Monday, July 25, 2011

Don't Let 'Em Get Your Goat!

Last week, I paid a long overdue visit to my friend, Paula Tarver, who raises goats and chickens in her backyard. I’ve wanted to see the animals for some time now. Coincidentally, it was milking time for the nanny goat, and she was udderly ready!

Paula Tarver milking Eve

The goats were amazingly tame and friendly, enjoying a good scratch on the head and back (just like dogs). This up-close exposure to these very interesting animals caused me to ponder more upon goats.

The Tarver Milking Setup

Goats will eat just about anything in their path and I know a number of families in the country that raise goats to manage the brush levels on their ranches. When I was young, we sang songs during road trips, and one of our favorites was “Bill Grogan’s Goat”. To jar your memory about this infamous goat, click on the video below:

Ever heard the phrase, “get your goat”? It’s an idiom that originated in the early 1900s in American literature, which means to make annoyed or angry. According to The Phrase Finder, an alternate explanation of the phrase's origin stated that goats were placed with racehorses in order to keep them calm. When an evildoer wanted the racehorse to run badly, they would “get your goat”. However, there’s no evidence to support this latter theory.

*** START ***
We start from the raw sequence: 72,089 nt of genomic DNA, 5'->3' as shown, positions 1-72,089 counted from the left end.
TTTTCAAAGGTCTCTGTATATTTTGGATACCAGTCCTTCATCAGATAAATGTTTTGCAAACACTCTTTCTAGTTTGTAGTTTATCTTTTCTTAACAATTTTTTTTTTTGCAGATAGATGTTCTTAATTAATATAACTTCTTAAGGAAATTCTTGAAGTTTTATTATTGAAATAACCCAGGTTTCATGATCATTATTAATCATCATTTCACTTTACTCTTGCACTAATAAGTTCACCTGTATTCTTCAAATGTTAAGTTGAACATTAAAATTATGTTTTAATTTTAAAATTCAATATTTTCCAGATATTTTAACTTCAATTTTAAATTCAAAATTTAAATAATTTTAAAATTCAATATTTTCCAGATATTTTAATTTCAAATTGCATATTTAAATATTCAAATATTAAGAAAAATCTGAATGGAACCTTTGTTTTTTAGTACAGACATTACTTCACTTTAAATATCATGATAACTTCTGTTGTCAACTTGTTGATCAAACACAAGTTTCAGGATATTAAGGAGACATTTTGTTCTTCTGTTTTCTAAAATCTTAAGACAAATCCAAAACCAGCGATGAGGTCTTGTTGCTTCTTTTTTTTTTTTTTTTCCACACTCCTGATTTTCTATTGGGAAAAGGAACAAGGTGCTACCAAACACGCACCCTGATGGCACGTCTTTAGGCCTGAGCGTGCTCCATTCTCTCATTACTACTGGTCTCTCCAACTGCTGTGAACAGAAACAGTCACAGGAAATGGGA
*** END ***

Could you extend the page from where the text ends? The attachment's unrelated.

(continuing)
Allergic to cow’s milk? Try goat's milk! Many individuals who are allergic to cow’s milk may be able to tolerate goat's milk and goat cheese. (However, people with lactose intolerance may still be unable to drink goat milk.) Although research studies have not been able to prove exactly why goat milk may be more easily digested by people allergic to cow’s milk, some studies indicate that cow’s milk contains certain alpha-casein proteins, lacking in goat's milk that can cause allergies.

Goat's milk has also been found to contain anti-inflammatory compounds that may benefit individuals suffering from asthma, rheumatoid arthritis, chronic ear infections and eczema. Goat's milk is also an excellent source of calcium, riboflavin (Vitamin B2), potassium and protein!

Photo by Melissa Schneider
One of my most favorite cheeses is goat cheese. I love to crumble goat cheese in my salads. The tangy, interesting flavor of goat cheese is not as overpowering and sharp as blue cheese can be, and has just as many uses.

Photo by Melissa Schneider

The first time I ever tried goat cheese was on a gourmet pizza! Knowing all the benefits, we should all eat more goat cheese. Try sprinkling it on your soup or bake it on top of a sliced tomato. Yum!

For those meat eaters, there’s always goat meat, also known as cabrito or chevron. The Onion Creek Ranch, near Buda, TX, specializes in raising meat goats, the Tennessee Meat Goat™ in fact. Although I haven’t personally indulged, I am always “game” for new meats and foods. Click here to read about a great-sounding Cabrito Guisado recipe!

“Don’t approach a goat from the front, a horse from the back, or a fool from any side.” –Yiddish Proverb

“He who lets the goat be laid on his shoulders is soon after forced to carry the cow” –Italian Proverb

“If you put a silk dress on a goat he is a goat still.” --Irish Proverb

No Goats, No Glory, Y’all!

1 comment:

  1. We were often served goat meat when I was on the mission - it is very tender and flavorful when cooked correctly... it literally melts in your mouth!